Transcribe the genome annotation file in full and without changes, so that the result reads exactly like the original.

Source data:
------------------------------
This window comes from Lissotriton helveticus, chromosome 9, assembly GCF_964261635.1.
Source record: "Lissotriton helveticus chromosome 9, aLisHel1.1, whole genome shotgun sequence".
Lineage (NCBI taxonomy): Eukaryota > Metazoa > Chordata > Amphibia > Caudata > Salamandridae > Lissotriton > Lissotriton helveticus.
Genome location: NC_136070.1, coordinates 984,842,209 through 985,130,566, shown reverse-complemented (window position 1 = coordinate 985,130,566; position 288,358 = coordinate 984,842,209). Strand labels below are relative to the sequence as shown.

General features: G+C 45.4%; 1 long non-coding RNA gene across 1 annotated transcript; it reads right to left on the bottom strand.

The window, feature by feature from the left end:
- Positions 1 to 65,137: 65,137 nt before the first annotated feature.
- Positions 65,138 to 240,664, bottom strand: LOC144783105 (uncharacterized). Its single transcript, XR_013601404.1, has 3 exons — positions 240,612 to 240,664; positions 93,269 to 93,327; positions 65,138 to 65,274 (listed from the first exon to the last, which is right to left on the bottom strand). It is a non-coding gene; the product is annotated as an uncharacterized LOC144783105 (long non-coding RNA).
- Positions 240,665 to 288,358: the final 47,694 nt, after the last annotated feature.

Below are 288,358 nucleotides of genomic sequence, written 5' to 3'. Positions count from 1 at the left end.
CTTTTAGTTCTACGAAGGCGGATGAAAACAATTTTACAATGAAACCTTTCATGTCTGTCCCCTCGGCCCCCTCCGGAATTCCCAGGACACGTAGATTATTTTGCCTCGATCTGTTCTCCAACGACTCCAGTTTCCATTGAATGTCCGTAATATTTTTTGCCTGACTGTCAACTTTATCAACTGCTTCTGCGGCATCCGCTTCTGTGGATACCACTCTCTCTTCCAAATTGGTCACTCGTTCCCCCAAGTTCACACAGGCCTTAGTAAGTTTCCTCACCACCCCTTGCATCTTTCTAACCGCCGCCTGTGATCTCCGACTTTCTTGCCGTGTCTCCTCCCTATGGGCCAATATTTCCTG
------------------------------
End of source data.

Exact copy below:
This window comes from Lissotriton helveticus, chromosome 9, assembly GCF_964261635.1.
Source record: "Lissotriton helveticus chromosome 9, aLisHel1.1, whole genome shotgun sequence".
Lineage (NCBI taxonomy): Eukaryota > Metazoa > Chordata > Amphibia > Caudata > Salamandridae > Lissotriton > Lissotriton helveticus.
Genome location: NC_136070.1, coordinates 984,842,209 through 985,130,566, shown reverse-complemented (window position 1 = coordinate 985,130,566; position 288,358 = coordinate 984,842,209). Strand labels below are relative to the sequence as shown.

General features: G+C 45.4%; 1 long non-coding RNA gene across 1 annotated transcript; it reads right to left on the bottom strand.

The window, feature by feature from the left end:
- Positions 1 to 65,137: 65,137 nt before the first annotated feature.
- Positions 65,138 to 240,664, bottom strand: LOC144783105 (uncharacterized). Its single transcript, XR_013601404.1, has 3 exons — positions 240,612 to 240,664; positions 93,269 to 93,327; positions 65,138 to 65,274 (listed from the first exon to the last, which is right to left on the bottom strand). It is a non-coding gene; the product is annotated as an uncharacterized LOC144783105 (long non-coding RNA).
- Positions 240,665 to 288,358: the final 47,694 nt, after the last annotated feature.

Below are 288,358 nucleotides of genomic sequence, written 5' to 3'. Positions count from 1 at the left end.
CTTTTAGTTCTACGAAGGCGGATGAAAACAATTTTACAATGAAACCTTTCATGTCTGTCCCCTCGGCCCCCTCCGGAATTCCCAGGACACGTAGATTATTTTGCCTCGATCTGTTCTCCAACGACTCCAGTTTCCATTGAATGTCCGTAATATTTTTTGCCTGACTGTCAACTTTATCAACTGCTTCTGCGGCATCCGCTTCTGTGGATACCACTCTCTCTTCCAAATTGGTCACTCGTTCCCCCAAGTTCACACAGGCCTTAGTAAGTTTCCTCACCACCCCTTGCATCTTTCTAACCGCCGCCTGTGATCTCCGACTTTCTTGCCGTGTCTCCTCCCTATGGGCCAATATTTCCTG